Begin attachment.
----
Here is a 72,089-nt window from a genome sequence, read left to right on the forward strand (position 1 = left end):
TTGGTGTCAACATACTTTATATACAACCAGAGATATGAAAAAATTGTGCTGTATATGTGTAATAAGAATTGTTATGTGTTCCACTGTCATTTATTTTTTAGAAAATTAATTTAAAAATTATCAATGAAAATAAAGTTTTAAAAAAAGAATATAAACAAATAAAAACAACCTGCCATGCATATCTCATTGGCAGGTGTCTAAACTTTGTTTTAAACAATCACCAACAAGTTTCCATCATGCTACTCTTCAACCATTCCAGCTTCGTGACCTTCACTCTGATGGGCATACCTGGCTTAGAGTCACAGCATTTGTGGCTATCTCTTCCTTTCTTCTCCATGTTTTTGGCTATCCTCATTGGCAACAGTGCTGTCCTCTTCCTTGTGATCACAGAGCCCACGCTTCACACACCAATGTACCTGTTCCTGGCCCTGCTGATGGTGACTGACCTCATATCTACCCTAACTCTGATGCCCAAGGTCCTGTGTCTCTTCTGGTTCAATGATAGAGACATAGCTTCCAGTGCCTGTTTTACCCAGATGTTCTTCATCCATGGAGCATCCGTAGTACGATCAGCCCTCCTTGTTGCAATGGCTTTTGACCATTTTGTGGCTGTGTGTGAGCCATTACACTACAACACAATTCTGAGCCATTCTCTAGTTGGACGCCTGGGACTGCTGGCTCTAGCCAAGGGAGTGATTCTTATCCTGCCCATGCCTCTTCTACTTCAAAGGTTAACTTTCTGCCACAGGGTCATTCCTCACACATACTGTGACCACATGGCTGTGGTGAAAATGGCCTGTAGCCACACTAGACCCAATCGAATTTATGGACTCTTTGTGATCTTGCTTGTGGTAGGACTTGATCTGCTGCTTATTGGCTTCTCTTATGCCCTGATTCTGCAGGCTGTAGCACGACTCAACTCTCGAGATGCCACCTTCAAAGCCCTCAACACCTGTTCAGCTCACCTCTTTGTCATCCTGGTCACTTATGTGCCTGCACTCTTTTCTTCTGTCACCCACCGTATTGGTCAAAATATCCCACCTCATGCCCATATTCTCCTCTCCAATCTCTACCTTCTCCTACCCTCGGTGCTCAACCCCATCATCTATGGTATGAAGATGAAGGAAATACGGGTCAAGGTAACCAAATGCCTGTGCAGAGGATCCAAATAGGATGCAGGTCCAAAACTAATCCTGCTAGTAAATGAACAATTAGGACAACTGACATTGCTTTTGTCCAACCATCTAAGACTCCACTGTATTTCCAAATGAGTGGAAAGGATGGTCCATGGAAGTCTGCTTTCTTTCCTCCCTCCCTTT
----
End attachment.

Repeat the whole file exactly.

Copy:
Here is a 72,089-nt window from a genome sequence, read left to right on the forward strand (position 1 = left end):
TTGGTGTCAACATACTTTATATACAACCAGAGATATGAAAAAATTGTGCTGTATATGTGTAATAAGAATTGTTATGTGTTCCACTGTCATTTATTTTTTAGAAAATTAATTTAAAAATTATCAATGAAAATAAAGTTTTAAAAAAAGAATATAAACAAATAAAAACAACCTGCCATGCATATCTCATTGGCAGGTGTCTAAACTTTGTTTTAAACAATCACCAACAAGTTTCCATCATGCTACTCTTCAACCATTCCAGCTTCGTGACCTTCACTCTGATGGGCATACCTGGCTTAGAGTCACAGCATTTGTGGCTATCTCTTCCTTTCTTCTCCATGTTTTTGGCTATCCTCATTGGCAACAGTGCTGTCCTCTTCCTTGTGATCACAGAGCCCACGCTTCACACACCAATGTACCTGTTCCTGGCCCTGCTGATGGTGACTGACCTCATATCTACCCTAACTCTGATGCCCAAGGTCCTGTGTCTCTTCTGGTTCAATGATAGAGACATAGCTTCCAGTGCCTGTTTTACCCAGATGTTCTTCATCCATGGAGCATCCGTAGTACGATCAGCCCTCCTTGTTGCAATGGCTTTTGACCATTTTGTGGCTGTGTGTGAGCCATTACACTACAACACAATTCTGAGCCATTCTCTAGTTGGACGCCTGGGACTGCTGGCTCTAGCCAAGGGAGTGATTCTTATCCTGCCCATGCCTCTTCTACTTCAAAGGTTAACTTTCTGCCACAGGGTCATTCCTCACACATACTGTGACCACATGGCTGTGGTGAAAATGGCCTGTAGCCACACTAGACCCAATCGAATTTATGGACTCTTTGTGATCTTGCTTGTGGTAGGACTTGATCTGCTGCTTATTGGCTTCTCTTATGCCCTGATTCTGCAGGCTGTAGCACGACTCAACTCTCGAGATGCCACCTTCAAAGCCCTCAACACCTGTTCAGCTCACCTCTTTGTCATCCTGGTCACTTATGTGCCTGCACTCTTTTCTTCTGTCACCCACCGTATTGGTCAAAATATCCCACCTCATGCCCATATTCTCCTCTCCAATCTCTACCTTCTCCTACCCTCGGTGCTCAACCCCATCATCTATGGTATGAAGATGAAGGAAATACGGGTCAAGGTAACCAAATGCCTGTGCAGAGGATCCAAATAGGATGCAGGTCCAAAACTAATCCTGCTAGTAAATGAACAATTAGGACAACTGACATTGCTTTTGTCCAACCATCTAAGACTCCACTGTATTTCCAAATGAGTGGAAAGGATGGTCCATGGAAGTCTGCTTTCTTTCCTCCCTCCCTTT